• Benchmark assessments that show student growth
  • Artifacts of student work connected to specific student learning standards that are randomly selected for review by the principal or senior faculty and scored using rubrics and descriptors
  • Examples of typical assignments, assessed for their quality and rigor
  • Periodic checks on progress with the curriculum (e.g., progress on textbook) coupled with evidence of student mastery of the curriculum from quizzes, tests and exams

Research rationale

Reports strongly suggest that most current teacher evaluations are largely a meaningless process, failing to identify the strongest and weakest teachers. The New Teacher Project's report, "Teacher Hiring, Assignment and Transfer in Chicago Public Schools (CPS)" (July2007) at: http://www.tntp.org/files/TNTPAnalysis-Chicago.pdf, found that the CPS teacher performance evaluation system at that time did not distinguish strong performers and was ineffective at identifying poor performers and dismissing them from Chicago schools. See also Brian Jacobs and Lars Lefgren, "When Principals Rate Teachers," Education Next (Spring 2006). Similar findings were reported for a larger sample in The New Teacher Project's The Widget Effect (2009) at: http://widgeteffect.org/.  See also MET Project (2010). Learning about teaching: Initial findings from the measures of effective teaching project. Seattle, WA: Bill & Melinda Gates Foundation.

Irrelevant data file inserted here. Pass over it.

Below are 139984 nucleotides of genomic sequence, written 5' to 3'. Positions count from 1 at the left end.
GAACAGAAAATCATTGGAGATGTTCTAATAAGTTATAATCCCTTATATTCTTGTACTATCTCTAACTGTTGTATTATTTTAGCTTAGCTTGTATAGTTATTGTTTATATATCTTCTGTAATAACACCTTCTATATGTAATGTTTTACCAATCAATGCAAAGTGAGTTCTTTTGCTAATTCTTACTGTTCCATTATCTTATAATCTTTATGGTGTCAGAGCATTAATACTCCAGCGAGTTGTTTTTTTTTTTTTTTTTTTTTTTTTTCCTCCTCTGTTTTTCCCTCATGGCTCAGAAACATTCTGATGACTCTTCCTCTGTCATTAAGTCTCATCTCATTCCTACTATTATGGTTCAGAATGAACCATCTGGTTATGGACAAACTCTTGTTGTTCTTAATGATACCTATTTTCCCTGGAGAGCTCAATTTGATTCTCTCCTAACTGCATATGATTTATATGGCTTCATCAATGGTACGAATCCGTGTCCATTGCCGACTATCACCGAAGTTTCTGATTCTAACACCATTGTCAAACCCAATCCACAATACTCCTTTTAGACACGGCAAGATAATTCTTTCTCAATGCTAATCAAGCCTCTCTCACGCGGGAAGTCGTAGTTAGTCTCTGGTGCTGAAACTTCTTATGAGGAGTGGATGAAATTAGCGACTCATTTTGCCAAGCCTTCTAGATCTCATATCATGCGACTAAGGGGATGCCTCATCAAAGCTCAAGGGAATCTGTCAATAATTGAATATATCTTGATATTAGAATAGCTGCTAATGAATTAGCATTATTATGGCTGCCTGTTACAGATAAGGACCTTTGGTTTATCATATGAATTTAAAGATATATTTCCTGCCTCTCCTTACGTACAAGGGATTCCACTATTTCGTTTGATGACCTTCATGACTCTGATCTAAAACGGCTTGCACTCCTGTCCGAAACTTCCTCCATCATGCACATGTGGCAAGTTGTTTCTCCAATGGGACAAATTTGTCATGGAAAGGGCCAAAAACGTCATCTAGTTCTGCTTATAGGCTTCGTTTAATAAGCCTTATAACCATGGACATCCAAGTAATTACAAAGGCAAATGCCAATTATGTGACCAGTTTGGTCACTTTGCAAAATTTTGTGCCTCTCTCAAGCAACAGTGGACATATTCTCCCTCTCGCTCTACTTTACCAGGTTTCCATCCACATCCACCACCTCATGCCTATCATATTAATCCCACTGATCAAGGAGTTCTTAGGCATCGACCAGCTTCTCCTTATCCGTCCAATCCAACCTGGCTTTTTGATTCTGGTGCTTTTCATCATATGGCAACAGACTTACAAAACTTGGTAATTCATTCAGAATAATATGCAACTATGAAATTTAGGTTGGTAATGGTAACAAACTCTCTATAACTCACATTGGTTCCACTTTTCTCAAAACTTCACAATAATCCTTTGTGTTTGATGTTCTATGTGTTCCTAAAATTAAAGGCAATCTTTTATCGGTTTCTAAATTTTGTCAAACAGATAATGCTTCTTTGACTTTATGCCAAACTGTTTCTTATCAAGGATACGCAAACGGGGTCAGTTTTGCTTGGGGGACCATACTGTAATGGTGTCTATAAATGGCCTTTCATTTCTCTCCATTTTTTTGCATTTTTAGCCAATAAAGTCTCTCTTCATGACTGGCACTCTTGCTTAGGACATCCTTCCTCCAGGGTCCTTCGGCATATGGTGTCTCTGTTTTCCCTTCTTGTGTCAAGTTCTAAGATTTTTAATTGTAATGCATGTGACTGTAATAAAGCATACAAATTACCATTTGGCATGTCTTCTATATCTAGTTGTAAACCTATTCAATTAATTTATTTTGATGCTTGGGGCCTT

A Pacific Research Institute study found that in California, between 1990 and 1999, only 227 teacher dismissal cases reached the final phase of termination hearings. The authors write: "If all these cases occurred in one year, it would represent one-tenth of 1 percent of tenured teachers in the state. Yet, this number was spread out over an entire decade." In Los Angeles alone, over the same time period, only one teacher went through the dismissal process from start to finish. See Pamela A. Riley, et al., "Contract for Failure," Pacific Research Institute (2002).
That the vast majority of districts have no teachers deserving of an unsatisfactory rating does not seem to correlate with our knowledge of most professions that routinely have individuals in them who are not well suited to the job. Nor do these teacher ratings seem to correlate with school performance, suggesting teacher evaluations are not a meaningful measure of teacher effectiveness. For more information on the reliability of many evaluation systems, particularly the binary systems used by the vast majority of school districts, see S. Loeb et al, "Evaluating Teachers: The Important Role of Value-Added." The Brookings Brown Center Task Group on Teacher Quality (2010). 

There is growing evidence suggesting that standards-based teacher evaluations that include multiple measures of teacher effectiveness—both objective and subjective measures—correlate with teacher improvement and student achievement. For example see T. Kane et al, "Evaluating Teacher Effectiveness." Education Next Vol 11 No. 3 (2011); E. Taylor and J. Tyler, "The Effect of Evaluation on Performance: Evidence from Longitudinal Student Achievement Data of Mid-Career Teachers." National Bureau of Economic Research (2011); as well as Herbert G. Heneman III, et al., "CPRE Policy Brief: Standards-based Teacher Evaluation as a Foundation for Knowledge- and Skill-based Pay," Consortium for Policy Research, 2006.